Unknown language #19

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Inscribed sandstone known as the "Singapore Stone", Singapore, 10th–14th century:

Collection of the National Museum of Singapore

(Source; also includes an animated photo that can be rotated 360º in any direction and enlarged or reduced to any size)

"The Language On This 1,000 Year Old Stone is a “Glyph Breaker’s Nightmare.” Scientists Want to Use AI to Crack It", MJ Banias, The Debrief (6/14/24)

For centuries, the Singapore Stone has stood as one of Southeast Asia’s most enigmatic artifacts. Discovered in 1819 at the mouth of the Singapore River, this sandstone slab, inscribed with an unknown script, has baffled historians and linguists alike. Dubbed a “glyph breaker’s nightmare,” researchers are turning to artificial intelligence to unlock the secrets of this ancient relic.

The Singapore Stone, originally a large boulder, was partially destroyed by the British in 1843 for use in building a stone fort. The remaining fragment, now housed in the National Museum of Singapore, bears an inscription in a script that has yet to be deciphered. Scholars have speculated that the stone dates back to between the 10th and 14th centuries, possibly linked to the Majapahit empire or a South Indian rajah. Despite various efforts, the script remains a mystery, with no known parallels in other historical records.

“To decipher an undeciphered writing system (as well as to crack a cipher we do not have the key for), the essential requirement is to have enough text available. The Ancient Egyptian Hieroglyphs were deciphered because Champollion was a genius, but also because they were everywhere in Egypt. Same for the Cuneiform writing system and Henry Rawlinson and Edward Hincks,” Dr Francesco Perono Cacciafoco, the lead researcher on this project told The Debrief.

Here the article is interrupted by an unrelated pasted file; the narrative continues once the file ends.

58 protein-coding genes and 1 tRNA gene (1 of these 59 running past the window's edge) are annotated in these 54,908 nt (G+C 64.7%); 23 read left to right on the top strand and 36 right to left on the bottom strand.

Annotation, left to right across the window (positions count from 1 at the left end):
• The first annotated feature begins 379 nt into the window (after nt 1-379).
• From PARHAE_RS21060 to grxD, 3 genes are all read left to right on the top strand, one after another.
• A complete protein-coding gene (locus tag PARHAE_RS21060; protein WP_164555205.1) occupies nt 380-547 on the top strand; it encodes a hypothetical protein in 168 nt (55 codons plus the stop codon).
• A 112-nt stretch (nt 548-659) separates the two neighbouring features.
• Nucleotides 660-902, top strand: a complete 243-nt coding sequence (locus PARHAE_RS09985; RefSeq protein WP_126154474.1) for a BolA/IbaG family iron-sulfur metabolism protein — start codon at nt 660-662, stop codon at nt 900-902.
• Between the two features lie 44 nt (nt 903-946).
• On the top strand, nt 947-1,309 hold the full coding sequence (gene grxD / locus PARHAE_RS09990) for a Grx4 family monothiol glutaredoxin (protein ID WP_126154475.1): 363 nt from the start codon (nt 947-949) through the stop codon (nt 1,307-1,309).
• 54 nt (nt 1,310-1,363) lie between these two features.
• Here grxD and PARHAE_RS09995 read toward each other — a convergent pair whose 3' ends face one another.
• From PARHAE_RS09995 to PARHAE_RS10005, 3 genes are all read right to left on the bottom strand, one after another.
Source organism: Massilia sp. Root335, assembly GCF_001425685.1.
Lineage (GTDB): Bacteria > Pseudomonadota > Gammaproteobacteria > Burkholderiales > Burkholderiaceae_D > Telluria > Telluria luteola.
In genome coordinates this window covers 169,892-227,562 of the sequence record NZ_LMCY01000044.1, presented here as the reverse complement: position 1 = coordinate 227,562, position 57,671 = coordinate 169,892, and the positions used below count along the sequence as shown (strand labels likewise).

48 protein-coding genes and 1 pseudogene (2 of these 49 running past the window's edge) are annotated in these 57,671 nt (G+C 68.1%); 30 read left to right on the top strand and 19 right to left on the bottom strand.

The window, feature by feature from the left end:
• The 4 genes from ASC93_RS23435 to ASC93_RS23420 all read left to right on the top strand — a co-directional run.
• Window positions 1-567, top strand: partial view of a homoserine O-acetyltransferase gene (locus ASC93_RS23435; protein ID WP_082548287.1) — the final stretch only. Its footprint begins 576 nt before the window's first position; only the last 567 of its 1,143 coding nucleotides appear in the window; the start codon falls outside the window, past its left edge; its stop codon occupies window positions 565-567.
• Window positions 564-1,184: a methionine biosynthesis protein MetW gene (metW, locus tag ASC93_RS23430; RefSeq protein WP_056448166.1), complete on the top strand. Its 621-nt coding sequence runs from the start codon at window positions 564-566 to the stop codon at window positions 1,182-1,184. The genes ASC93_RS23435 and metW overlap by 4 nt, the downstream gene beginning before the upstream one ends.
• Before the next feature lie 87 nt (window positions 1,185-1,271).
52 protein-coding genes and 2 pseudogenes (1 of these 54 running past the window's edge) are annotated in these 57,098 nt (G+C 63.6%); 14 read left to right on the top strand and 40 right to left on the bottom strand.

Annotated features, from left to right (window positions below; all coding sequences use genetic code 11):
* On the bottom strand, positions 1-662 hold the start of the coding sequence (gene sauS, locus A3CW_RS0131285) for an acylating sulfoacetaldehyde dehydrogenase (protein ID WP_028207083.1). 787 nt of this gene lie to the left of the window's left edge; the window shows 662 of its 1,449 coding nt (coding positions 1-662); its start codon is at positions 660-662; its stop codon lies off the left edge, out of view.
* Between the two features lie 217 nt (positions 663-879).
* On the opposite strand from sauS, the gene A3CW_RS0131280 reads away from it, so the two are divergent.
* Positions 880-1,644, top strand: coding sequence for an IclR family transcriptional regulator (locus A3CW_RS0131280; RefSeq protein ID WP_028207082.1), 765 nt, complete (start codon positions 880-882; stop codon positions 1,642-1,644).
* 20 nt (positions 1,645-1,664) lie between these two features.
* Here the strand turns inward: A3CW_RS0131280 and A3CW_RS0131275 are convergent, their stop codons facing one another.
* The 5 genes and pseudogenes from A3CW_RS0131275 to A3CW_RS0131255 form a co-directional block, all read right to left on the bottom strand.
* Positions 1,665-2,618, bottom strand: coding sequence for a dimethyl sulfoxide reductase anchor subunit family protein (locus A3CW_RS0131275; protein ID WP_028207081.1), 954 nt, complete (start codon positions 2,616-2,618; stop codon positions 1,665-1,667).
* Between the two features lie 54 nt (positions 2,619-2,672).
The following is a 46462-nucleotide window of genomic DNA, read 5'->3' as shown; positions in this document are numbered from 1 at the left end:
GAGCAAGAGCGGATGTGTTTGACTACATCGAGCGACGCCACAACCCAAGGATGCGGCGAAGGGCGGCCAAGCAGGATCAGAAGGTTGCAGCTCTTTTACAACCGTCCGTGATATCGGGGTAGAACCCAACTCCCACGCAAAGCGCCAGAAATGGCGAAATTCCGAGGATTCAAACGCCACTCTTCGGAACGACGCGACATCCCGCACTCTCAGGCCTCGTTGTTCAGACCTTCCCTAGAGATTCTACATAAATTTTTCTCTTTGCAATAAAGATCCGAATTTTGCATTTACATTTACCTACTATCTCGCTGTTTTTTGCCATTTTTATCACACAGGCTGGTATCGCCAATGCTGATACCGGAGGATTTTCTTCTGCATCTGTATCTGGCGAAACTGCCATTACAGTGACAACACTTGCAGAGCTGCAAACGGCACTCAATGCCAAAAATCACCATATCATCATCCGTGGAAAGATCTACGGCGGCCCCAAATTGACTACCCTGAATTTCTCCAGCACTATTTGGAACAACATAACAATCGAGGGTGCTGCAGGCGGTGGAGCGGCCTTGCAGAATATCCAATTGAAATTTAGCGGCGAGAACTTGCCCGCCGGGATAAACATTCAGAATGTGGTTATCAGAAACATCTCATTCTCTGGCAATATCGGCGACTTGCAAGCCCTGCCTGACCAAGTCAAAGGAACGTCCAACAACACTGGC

“With the Singapore Stone, we have just a small fragment, plus the reproductions of two other (for now) lost fragments, plus some reproductions of the whole slab, before it was blown up, with not very clear characters and entire sections missing because of erosion. Therefore, the amount we have is very little. Moreover, its text/script is unique and never found anywhere else in the world.”

In 1837, several years before the British blew the stone up, it was hand-drawn by the politician William Bland and philologist James Prinsep. Later, Sir Stamford Raffles, the British East India Company’s administrator and the “founder” of Singapore, attempted to decode it. However, when it was blown up, only three recovered fragments were graphically reproduced before being sent to India.

After the stone and its fragments languished for several centuries in a museum collection, Cacciafoco and his team are now trying to leverage the power of AI to unravel the mysterious script.

“Our work is mainly aimed, for now, at a digital restitution and/or recovery of the full text of the Stone (a possibly reasonable version of it), to have a consistent starting point for frequency analyses, comparisons, and pattern recognitions,” Perono Cacciafoco explained.

Their project, based at Nanyang Technological University and now continuing at Xi’an Jiaotong-Liverpool University in China, employs an AI tool named Read-y Grammarian. This tool is designed to analyze the stone’s text using advanced computational methods, including computer vision, artificial neural networks, and deep learning.